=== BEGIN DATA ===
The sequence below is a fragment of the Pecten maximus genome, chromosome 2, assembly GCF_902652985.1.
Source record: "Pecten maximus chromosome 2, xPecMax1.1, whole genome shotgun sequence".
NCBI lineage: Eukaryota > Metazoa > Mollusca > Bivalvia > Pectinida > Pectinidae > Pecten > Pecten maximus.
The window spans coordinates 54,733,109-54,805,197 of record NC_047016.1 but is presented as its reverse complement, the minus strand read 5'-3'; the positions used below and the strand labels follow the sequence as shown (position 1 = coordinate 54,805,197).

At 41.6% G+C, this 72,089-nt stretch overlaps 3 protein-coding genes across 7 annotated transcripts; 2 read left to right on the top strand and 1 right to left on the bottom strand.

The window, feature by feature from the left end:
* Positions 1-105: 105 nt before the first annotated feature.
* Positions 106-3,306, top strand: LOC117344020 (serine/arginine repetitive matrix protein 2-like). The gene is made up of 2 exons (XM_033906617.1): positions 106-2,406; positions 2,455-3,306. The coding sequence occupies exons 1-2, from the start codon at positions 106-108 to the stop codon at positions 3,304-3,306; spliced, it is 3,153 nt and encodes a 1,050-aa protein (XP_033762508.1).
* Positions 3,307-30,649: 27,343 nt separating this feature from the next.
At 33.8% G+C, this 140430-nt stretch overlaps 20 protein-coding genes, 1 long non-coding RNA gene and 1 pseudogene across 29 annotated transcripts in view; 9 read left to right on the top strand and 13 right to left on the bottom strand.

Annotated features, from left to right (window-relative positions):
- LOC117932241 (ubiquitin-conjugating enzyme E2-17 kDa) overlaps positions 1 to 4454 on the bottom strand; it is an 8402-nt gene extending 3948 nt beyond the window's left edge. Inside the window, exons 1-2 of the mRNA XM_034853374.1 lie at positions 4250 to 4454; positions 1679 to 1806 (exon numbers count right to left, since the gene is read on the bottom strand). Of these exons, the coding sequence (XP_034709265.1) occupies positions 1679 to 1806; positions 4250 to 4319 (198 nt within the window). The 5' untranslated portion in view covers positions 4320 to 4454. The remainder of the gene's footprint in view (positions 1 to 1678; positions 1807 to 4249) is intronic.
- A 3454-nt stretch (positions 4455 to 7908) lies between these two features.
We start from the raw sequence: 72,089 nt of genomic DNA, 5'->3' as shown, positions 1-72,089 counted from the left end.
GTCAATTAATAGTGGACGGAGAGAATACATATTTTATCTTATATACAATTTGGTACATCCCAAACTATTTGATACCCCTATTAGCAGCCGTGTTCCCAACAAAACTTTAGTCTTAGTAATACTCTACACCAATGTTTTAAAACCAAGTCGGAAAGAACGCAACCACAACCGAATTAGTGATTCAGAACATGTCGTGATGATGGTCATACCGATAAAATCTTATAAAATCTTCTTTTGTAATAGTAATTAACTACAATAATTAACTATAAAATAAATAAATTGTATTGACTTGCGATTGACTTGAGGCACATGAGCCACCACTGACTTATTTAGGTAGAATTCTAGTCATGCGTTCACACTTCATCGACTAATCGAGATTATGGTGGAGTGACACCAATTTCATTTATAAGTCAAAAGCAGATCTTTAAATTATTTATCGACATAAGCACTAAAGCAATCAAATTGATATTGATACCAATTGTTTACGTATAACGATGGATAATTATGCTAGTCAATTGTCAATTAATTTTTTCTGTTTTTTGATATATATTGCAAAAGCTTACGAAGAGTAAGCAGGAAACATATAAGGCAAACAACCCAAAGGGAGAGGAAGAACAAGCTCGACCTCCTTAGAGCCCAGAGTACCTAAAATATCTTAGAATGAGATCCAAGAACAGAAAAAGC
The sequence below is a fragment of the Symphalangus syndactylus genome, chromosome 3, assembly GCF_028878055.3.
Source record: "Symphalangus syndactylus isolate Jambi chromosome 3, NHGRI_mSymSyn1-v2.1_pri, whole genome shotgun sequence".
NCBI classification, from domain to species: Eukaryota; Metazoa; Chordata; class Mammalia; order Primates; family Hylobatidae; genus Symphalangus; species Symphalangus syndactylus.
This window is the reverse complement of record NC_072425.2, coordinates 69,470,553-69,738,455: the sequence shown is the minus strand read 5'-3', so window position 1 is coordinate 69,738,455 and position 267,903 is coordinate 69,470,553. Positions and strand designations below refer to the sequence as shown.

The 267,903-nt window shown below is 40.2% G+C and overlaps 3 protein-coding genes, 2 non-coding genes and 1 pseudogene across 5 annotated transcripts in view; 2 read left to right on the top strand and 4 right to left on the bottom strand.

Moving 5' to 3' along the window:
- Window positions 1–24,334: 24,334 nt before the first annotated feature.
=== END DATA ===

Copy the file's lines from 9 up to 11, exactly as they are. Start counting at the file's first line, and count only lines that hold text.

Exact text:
* Positions 3,307-30,649: 27,343 nt separating this feature from the next.
At 33.8% G+C, this 140430-nt stretch overlaps 20 protein-coding genes, 1 long non-coding RNA gene and 1 pseudogene across 29 annotated transcripts in view; 9 read left to right on the top strand and 13 right to left on the bottom strand.

Annotated features, from left to right (window-relative positions):